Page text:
The Victorian Labor government, which claims to be the most progressive in Australia, is laying the ground for a horror state budget on 23 May.
Premier Daniel Andrews has warned there would be “very difficult measures” and has instructed senior public servants to plan for a 10 per cent cut to their budgets without harming frontline services.
The Community and Public Sector Union says this could mean 6000 job cuts and hit out at the idea that only frontline roles matter.
State secretary Karen Batt said: “It means government will exempt every politically sensitive area but they’ll impose the cut in the support roles, which wipes out the service delivery anyway as more so-called ‘frontliners’ spend more time doing those support roles.”
The government says it will lift the public sector pay rise cap to 3 per cent a year—but this is still far below inflation and the same level imposed by former NSW Liberal Premier Dominic Perrottet.
Peter Marshall, secretary of the United Firefighters Union’s Victorian branch has labelled it “a disgrace”. Teachers in Victoria are already locked in to pay increases of just 2 per cent a year until 2025.
The government is also coming for injured workers, with cuts to the state’s WorkCover scheme on the cards.
And 45 community health services have been told to expect cuts of up to 15 per cent, mostly targeting preventive and education programs around vaping and obesity.
Labor is indicating that it will drop or push back major infrastructure projects, threatening future construction and manufacturing jobs.
The building of a train line to the airport will be postponed and the Melbourne to Geelong fast train project is likely to be axed—making it unlikely that projects to improve rail in the western suburbs will happen in the foreseeable future.
Like governments all around the world, Victoria borrowed and spent huge sums to get through the pandemic and the lockdown.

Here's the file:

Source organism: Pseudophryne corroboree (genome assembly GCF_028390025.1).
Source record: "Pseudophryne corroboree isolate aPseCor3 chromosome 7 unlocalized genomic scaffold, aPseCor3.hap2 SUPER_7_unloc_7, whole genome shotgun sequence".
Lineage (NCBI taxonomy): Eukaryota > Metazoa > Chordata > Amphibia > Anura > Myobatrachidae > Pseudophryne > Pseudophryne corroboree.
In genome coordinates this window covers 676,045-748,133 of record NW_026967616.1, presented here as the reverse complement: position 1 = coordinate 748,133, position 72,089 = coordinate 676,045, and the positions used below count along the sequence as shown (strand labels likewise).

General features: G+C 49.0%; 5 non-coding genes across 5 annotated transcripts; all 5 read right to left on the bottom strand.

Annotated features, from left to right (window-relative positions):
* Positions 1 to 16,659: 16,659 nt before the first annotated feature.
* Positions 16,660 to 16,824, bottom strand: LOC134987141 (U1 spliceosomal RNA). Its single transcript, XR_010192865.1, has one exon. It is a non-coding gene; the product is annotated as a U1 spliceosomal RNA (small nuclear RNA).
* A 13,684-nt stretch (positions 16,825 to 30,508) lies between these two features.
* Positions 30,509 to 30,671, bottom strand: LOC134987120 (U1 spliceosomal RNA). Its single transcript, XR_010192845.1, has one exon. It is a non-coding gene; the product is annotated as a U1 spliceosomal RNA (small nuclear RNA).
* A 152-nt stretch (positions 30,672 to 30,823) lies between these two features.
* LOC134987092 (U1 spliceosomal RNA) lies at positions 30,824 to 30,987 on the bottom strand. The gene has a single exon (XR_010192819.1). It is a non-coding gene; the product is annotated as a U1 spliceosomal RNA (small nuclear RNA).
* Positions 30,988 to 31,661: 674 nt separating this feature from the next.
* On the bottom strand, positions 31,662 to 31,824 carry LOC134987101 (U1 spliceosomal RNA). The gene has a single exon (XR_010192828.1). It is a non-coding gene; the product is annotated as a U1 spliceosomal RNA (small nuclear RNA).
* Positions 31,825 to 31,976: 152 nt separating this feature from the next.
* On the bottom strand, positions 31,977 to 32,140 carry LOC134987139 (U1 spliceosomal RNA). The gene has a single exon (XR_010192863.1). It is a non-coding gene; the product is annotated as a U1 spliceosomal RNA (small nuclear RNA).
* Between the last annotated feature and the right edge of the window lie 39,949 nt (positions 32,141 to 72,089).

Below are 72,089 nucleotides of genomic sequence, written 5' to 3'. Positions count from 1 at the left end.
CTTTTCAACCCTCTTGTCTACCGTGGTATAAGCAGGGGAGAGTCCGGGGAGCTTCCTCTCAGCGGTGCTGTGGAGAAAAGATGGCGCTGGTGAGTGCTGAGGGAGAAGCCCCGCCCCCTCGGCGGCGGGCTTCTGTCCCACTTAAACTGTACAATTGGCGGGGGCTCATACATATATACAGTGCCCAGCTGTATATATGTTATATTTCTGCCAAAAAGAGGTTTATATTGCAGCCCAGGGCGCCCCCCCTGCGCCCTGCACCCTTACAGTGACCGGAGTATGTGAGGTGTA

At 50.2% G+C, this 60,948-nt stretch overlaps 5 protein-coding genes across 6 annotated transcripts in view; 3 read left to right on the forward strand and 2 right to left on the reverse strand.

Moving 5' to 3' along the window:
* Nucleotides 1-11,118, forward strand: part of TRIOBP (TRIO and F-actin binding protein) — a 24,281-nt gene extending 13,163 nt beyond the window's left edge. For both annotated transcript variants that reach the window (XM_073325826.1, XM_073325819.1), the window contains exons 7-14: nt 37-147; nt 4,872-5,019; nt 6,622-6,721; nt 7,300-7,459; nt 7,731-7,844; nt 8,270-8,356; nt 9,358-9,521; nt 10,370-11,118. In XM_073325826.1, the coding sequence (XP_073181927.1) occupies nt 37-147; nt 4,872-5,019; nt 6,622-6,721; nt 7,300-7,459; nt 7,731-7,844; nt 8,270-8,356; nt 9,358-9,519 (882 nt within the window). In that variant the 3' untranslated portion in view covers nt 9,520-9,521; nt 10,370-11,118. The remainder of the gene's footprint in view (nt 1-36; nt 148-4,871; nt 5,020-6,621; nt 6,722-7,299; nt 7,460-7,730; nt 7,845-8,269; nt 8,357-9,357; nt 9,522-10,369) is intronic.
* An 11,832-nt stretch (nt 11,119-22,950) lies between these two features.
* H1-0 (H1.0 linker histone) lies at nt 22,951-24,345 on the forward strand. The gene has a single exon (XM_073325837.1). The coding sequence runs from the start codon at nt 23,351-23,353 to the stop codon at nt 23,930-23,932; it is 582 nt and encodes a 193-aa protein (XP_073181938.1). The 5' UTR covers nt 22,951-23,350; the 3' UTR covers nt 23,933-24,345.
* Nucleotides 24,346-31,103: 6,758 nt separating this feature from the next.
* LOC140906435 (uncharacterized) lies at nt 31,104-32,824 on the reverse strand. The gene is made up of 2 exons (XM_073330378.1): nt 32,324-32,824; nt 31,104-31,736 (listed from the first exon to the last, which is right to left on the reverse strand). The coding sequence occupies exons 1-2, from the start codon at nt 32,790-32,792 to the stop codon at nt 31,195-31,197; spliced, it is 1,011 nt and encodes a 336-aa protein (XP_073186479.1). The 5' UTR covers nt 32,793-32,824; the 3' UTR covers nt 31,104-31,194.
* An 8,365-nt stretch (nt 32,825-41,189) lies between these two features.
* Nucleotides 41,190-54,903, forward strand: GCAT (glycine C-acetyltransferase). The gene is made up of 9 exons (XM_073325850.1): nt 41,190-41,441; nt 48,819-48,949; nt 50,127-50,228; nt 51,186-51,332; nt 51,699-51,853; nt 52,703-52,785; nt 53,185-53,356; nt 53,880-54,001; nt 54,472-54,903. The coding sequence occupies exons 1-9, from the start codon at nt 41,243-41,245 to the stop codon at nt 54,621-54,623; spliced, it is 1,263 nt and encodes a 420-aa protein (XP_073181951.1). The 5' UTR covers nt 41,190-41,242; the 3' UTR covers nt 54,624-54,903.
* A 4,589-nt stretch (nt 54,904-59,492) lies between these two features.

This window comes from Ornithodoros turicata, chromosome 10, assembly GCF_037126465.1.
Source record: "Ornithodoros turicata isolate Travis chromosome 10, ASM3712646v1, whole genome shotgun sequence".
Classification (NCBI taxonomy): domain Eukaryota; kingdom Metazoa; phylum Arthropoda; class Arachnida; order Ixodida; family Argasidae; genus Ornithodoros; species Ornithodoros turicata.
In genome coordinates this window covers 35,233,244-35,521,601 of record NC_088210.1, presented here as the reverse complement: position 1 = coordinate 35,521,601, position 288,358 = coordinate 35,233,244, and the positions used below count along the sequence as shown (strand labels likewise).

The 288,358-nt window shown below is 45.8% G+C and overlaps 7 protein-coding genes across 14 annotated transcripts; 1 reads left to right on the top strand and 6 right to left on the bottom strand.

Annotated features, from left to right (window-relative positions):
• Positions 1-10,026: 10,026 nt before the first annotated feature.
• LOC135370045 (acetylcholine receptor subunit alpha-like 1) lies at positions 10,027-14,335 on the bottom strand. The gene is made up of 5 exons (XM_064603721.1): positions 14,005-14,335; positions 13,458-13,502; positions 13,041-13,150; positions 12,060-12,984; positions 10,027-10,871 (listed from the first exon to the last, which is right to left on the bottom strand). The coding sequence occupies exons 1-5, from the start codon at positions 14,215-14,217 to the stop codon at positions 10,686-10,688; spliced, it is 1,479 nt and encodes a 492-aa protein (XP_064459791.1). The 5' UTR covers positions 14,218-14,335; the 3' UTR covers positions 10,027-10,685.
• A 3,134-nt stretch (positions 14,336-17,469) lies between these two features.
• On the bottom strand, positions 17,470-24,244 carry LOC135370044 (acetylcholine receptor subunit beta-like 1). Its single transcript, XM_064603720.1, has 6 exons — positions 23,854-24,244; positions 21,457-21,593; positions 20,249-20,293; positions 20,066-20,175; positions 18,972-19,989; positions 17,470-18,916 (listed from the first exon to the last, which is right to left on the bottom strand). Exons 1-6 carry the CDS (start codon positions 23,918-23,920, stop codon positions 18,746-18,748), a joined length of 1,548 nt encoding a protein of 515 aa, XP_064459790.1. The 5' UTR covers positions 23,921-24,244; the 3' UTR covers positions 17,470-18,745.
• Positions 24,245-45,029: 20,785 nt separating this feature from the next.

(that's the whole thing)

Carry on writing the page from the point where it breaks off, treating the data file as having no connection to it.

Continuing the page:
Victoria’s net debt is forecast to surge to $166 billion by 2025-26—the equivalent of 26.5 per cent of gross state product.
Interest payments on the debt are forecast to hit $7.5 billion in 2025-26, up from $3.9 billion in 2022-23. Meanwhile, revenue from GST and property stamp duties is forecast to fall.
Labor is desperate to show the banks and the bosses that it is “responsible” and is drumming up panic to justify its cuts. Yet its own budget update handed down last November showed the state heading back to a $870 million surplus by 2025-26.
There’s money for Labor’s pet projects, like the 2026 Commonwealth Games, expected to cost up to $2.6 billion.
Meanwhile basic services are limping by and the proposed cuts will make things worse.
On things that matter—like housing—the Andrews agenda is already falling short. Under Labor, homelessness has skyrocketed, from 35 people per 10,000 population in 2006 to 47 people per 10,000 population in 2021.
The state government has built more than 1700 new social housing homes with another 7381 on the way. But more than 100,000 Victorians are on the waitlist for housing and the state needs 60,000 new social housing properties over the next 10 years.
Gorge at the trough
Yet there will be no sacrifice for police and prisons, which have gorged at Labor’s trough in recent years.
Andrews became premier in 2014. By 2019, state spending on education had increased by 30 per cent, on health by 45 per cent, on police by 60 per cent and on prisons by a whopping 96 per cent.
Victoria has more police than NSW and substantially more per 100,000 people. Victoria spends about the same on policing even though NSW has 1.4 million more people.
According to The Age, the state’s prison population almost doubled in the decade to 2019 and the annual cost of housing and supervising inmates more than tripled. The government expects the annual cost of running prisons to double to more than $4 billion by 2030.
The growth in prisoner numbers is greater for women than men, for First Nations people it’s greater still, and for Indigenous women it’s greater again.
Meanwhile the Federation of Community Legal Centres is warning that the chance of justice for the worst-off is shrinking, with its centres cutting staff and services because state government funding this year is between zero and 2 per cent—compared to 5 per cent in NSW and 5.07 per cent in Queensland.
Labor sees the upcoming budget as a way of proving its financial responsibility. Workers and their unions on the other hand must refuse to carry the can for the budget deficit.
We need to fight for greater investment in government services to meet people’s needs, not cuts and sackings.
By David Glanz